Reviewed at AFI screening room, L.A., Oct. 13, 1999. (In AFI/L.A. Film Festival — New Directions.) Running time: 81 MIN.
With: Moira Kelly, Jamie Harrold, Susan Blommaert, Eden Riegel, John Griesemer, Michael Kimbal.
Henry Hill” plays all the wrong notes in a ham-fisted portrayal of a disturbed young musician trying to recover after a half-hearted attempt to blow his brains out. The kind of character who in an earlier era would have been masterfully handled by Anthony Perkins, Henry is so poorly developed by helmer-writer David G. Kantar and murkily acted by Jamie Harrold that protag becomes an almost toxic presence at the center of this cloddish feature. World preem at AFI fest is a modest start for what is sure to be an undistinguished run on fest circuit.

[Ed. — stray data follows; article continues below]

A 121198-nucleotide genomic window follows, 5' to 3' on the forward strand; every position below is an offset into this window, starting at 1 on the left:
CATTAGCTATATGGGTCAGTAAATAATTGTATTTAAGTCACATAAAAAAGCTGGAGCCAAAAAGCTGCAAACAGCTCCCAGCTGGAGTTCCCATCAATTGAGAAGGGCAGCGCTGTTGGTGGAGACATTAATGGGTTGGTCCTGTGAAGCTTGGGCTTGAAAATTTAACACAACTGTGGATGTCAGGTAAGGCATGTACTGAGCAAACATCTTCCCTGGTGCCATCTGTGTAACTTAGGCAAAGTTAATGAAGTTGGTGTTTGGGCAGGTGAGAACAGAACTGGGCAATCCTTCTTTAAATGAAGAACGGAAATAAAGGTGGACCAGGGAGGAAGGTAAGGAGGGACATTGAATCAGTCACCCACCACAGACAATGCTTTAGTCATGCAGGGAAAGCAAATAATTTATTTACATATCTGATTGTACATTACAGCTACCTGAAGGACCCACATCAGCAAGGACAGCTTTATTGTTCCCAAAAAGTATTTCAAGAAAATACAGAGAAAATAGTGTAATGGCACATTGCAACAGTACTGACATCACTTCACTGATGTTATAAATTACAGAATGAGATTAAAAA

Henry’s rash suicide attempt leads to a self-imposed exile to his Maine hometown. Henry feels his classical music career in New York is washed up, but it’s hardly clear what advantages he has in a place that stirs no end of bad memories, from meddling Mom (Susan J. Blommaert) to flashbacks of alcoholic Uncle Owen (Michael Kimbal). Stilted entry of Gotham-bound Cynthia (Moira Kelly) leads to a brief, unlikely romance but hardly explains Henry’s rebound onto the concert stage. Production credits are low-rent, marring effective use of music selections and woodsy locales.